The finance, resource, and transport/utilities groupings are thus the major sectors of our economy where large, profitable Canadian-based corporations have developed.  In the case of finance and transport/utilities, the fact that these industries are predominantly Canadian-owned (in large part because of strong regulatory restrictions on foreign ownership) is clearly a factor behind this corporate success.  In manufacturing, on the other hand, where foreign-owned firms capture around half of all profits (according to Statistics Canada data), it has been much harder to build and sustain Canadian-based companies.  The resource sector is a bit of an anomaly: foreign ownership in the sector is high (around 40% of profits), yet a critical mass of Canadian-based companies has been sustained.  It should be noted, however, that those Canadian-based companies have become more concentrated in the pure production end of the resource sector, as former value-added giants (like Alcan, Inco, and Falconbridge) fell under foreign control.

What would happen if the doors were thrown open to foreign investment in these once-protected sectors – as is now contemplated by the Harper government in telecommunications, among other industries?  Most likely we would see a decline in the population of large, successful Canadian-based companies.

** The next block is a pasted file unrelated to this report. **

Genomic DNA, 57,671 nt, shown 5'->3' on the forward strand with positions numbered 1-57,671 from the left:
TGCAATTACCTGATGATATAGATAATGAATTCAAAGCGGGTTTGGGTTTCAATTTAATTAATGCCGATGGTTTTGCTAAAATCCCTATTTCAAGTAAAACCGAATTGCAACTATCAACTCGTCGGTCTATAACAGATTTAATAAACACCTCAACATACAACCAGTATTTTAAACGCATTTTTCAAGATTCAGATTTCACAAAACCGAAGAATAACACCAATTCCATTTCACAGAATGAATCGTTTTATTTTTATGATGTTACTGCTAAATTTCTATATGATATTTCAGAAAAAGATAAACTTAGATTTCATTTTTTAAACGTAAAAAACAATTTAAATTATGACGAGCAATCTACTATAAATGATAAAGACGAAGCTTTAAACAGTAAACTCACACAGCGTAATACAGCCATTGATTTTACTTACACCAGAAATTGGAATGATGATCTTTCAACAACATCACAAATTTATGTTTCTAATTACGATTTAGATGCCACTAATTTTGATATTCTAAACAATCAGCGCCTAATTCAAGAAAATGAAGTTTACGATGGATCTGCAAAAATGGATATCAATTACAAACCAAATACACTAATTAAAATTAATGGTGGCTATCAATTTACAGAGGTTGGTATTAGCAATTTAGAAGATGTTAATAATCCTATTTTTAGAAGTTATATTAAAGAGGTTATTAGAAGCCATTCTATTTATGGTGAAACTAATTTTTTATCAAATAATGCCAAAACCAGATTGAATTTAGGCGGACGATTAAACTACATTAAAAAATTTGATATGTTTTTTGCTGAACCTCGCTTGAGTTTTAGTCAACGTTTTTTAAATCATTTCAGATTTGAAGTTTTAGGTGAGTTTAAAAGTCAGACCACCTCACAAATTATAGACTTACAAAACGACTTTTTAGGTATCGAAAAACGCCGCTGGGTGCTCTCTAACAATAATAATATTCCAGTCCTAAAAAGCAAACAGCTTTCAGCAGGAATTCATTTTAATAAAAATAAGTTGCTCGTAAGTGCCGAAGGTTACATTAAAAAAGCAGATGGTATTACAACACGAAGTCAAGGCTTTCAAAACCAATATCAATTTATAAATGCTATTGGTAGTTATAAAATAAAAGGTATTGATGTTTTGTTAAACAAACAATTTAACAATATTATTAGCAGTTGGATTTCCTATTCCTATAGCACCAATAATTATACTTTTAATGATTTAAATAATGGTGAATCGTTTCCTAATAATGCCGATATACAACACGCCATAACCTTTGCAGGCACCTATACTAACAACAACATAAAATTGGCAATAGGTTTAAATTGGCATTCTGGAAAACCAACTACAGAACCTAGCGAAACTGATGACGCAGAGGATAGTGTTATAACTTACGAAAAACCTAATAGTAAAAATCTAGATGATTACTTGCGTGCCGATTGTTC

There is an increasing consensus among economists (not just lefties, either) that the absence of large Canadian-based corporations is a key structural factor behind the ongoing failure of corporate Canada to undertake innovation and successfully penetrate foreign markets (that is, with anything other than unprocessed resources).  The analysis presented here is largely consistent with that storyline.  Canadian corporations have been successful in largely non-tradeable infrastructure-type industries (finance, utilities, telecommunications, transportation), and also in resource extraction.  Other than that, corporate Canada is underdeveloped and, if anything, atrophying further.  RIM’s coming fall from grace, of course, will only makes matters worse on that score.

Despite this generally gloomy overview, one tidbit in the RoB ranking will bring a glow to any coffee-drinking Canadian’s heart.  Company Number 46 on the RoB listing, reporting 2010 net income of $624 million, is none other than Tim Hortons – named after a Canadian hockey player, and having recently extricated itself from the arms of an American fast food giant.  So while Canadian companies can’t seem to produce and sell high-tech products that the world wants (no wonder our current account deficit last year exceeded $50 billion, by far the biggest ever), they sure as hell know how to brew a good cup of coffee.  Take that with your double-double!


  • I see Nassim Taleb’s concept of antifragility catching on in the aftermath of how “the great moderation” ended. Are we measuring the level of fragility of our Top 50 corporations in the light of Taleb’s warnings?

  • Coming fall from grace? Hasn’t RIM already fallen?